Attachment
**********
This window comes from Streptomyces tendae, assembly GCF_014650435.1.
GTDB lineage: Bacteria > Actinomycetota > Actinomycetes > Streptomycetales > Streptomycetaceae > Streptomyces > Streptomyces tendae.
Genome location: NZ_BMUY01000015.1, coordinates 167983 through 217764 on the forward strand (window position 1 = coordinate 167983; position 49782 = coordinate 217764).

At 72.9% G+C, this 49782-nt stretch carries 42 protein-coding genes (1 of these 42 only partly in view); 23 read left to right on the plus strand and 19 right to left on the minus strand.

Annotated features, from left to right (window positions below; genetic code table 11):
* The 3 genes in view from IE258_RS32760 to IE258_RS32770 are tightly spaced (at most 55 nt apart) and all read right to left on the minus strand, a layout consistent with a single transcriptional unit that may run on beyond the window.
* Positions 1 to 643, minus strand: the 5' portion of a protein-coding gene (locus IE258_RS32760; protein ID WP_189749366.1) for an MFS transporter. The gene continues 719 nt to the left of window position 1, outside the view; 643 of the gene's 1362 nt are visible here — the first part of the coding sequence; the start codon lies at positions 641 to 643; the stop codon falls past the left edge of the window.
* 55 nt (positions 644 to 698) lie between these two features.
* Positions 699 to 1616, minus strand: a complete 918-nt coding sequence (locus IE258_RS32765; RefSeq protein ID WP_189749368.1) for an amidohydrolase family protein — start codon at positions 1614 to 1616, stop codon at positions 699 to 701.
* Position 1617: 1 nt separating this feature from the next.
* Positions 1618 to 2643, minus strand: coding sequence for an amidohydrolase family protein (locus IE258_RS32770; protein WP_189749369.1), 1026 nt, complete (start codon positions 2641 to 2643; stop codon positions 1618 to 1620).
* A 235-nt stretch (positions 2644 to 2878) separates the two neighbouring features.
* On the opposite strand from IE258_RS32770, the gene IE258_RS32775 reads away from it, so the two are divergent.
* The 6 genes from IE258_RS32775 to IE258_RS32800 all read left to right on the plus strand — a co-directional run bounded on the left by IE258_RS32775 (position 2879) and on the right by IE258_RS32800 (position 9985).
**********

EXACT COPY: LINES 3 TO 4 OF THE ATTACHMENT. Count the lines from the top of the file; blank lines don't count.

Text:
Genome location: NZ_BMUY01000015.1, coordinates 167983 through 217764 on the forward strand (window position 1 = coordinate 167983; position 49782 = coordinate 217764).

At 72.9% G+C, this 49782-nt stretch carries 42 protein-coding genes (1 of these 42 only partly in view); 23 read left to right on the plus strand and 19 right to left on the minus strand.